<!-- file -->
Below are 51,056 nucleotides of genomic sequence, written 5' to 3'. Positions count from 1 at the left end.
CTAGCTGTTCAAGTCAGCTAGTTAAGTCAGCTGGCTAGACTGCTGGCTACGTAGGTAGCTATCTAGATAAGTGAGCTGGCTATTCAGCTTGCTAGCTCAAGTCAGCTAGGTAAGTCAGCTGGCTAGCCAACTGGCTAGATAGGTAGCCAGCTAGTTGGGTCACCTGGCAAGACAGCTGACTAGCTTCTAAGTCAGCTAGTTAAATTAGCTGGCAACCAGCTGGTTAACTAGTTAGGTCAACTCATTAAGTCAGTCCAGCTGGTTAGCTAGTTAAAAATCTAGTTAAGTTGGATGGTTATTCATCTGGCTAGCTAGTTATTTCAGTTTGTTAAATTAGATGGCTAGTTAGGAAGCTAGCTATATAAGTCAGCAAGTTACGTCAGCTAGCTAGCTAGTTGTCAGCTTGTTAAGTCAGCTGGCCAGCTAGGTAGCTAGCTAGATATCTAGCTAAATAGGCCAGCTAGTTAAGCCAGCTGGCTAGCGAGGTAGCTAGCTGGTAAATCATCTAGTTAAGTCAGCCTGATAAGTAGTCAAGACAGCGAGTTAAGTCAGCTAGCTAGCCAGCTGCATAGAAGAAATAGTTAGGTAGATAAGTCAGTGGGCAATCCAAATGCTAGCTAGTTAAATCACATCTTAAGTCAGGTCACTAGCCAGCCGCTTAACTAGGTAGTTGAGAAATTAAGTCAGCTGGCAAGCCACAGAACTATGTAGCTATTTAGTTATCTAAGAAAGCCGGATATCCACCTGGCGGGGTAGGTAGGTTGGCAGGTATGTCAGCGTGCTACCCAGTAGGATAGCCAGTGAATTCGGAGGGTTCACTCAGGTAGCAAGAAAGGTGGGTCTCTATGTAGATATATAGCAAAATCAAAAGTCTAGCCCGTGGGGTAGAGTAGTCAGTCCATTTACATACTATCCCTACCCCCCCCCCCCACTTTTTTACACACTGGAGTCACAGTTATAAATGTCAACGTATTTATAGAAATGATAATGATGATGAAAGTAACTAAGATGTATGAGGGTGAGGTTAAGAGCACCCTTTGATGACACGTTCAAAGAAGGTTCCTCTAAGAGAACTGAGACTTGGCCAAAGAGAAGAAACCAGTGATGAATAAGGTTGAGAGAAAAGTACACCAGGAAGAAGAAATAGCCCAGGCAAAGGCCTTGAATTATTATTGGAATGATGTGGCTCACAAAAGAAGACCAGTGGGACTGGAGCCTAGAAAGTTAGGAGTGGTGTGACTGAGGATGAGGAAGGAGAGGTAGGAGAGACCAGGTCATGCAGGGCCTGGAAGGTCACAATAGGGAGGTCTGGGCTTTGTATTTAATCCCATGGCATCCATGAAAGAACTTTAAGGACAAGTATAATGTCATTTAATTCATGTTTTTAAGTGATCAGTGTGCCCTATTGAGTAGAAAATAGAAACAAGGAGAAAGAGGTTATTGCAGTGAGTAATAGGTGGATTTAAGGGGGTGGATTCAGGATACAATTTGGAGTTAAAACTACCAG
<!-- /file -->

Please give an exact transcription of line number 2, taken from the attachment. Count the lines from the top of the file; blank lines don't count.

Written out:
CTAGCTGTTCAAGTCAGCTAGTTAAGTCAGCTGGCTAGACTGCTGGCTACGTAGGTAGCTATCTAGATAAGTGAGCTGGCTATTCAGCTTGCTAGCTCAAGTCAGCTAGGTAAGTCAGCTGGCTAGCCAACTGGCTAGATAGGTAGCCAGCTAGTTGGGTCACCTGGCAAGACAGCTGACTAGCTTCTAAGTCAGCTAGTTAAATTAGCTGGCAACCAGCTGGTTAACTAGTTAGGTCAACTCATTAAGTCAGTCCAGCTGGTTAGCTAGTTAAAAATCTAGTTAAGTTGGATGGTTATTCATCTGGCTAGCTAGTTATTTCAGTTTGTTAAATTAGATGGCTAGTTAGGAAGCTAGCTATATAAGTCAGCAAGTTACGTCAGCTAGCTAGCTAGTTGTCAGCTTGTTAAGTCAGCTGGCCAGCTAGGTAGCTAGCTAGATATCTAGCTAAATAGGCCAGCTAGTTAAGCCAGCTGGCTAGCGAGGTAGCTAGCTGGTAAATCATCTAGTTAAGTCAGCCTGATAAGTAGTCAAGACAGCGAGTTAAGTCAGCTAGCTAGCCAGCTGCATAGAAGAAATAGTTAGGTAGATAAGTCAGTGGGCAATCCAAATGCTAGCTAGTTAAATCACATCTTAAGTCAGGTCACTAGCCAGCCGCTTAACTAGGTAGTTGAGAAATTAAGTCAGCTGGCAAGCCACAGAACTATGTAGCTATTTAGTTATCTAAGAAAGCCGGATATCCACCTGGCGGGGTAGGTAGGTTGGCAGGTATGTCAGCGTGCTACCCAGTAGGATAGCCAGTGAATTCGGAGGGTTCACTCAGGTAGCAAGAAAGGTGGGTCTCTATGTAGATATATAGCAAAATCAAAAGTCTAGCCCGTGGGGTAGAGTAGTCAGTCCATTTACATACTATCCCTACCCCCCCCCCCCACTTTTTTACACACTGGAGTCACAGTTATAAATGTCAACGTATTTATAGAAATGATAATGATGATGAAAGTAACTAAGATGTATGAGGGTGAGGTTAAGAGCACCCTTTGATGACACGTTCAAAGAAGGTTCCTCTAAGAGAACTGAGACTTGGCCAAAGAGAAGAAACCAGTGATGAATAAGGTTGAGAGAAAAGTACACCAGGAAGAAGAAATAGCCCAGGCAAAGGCCTTGAATTATTATTGGAATGATGTGGCTCACAAAAGAAGACCAGTGGGACTGGAGCCTAGAAAGTTAGGAGTGGTGTGACTGAGGATGAGGAAGGAGAGGTAGGAGAGACCAGGTCATGCAGGGCCTGGAAGGTCACAATAGGGAGGTCTGGGCTTTGTATTTAATCCCATGGCATCCATGAAAGAACTTTAAGGACAAGTATAATGTCATTTAATTCATGTTTTTAAGTGATCAGTGTGCCCTATTGAGTAGAAAATAGAAACAAGGAGAAAGAGGTTATTGCAGTGAGTAATAGGTGGATTTAAGGGGGTGGATTCAGGATACAATTTGGAGTTAAAACTACCAG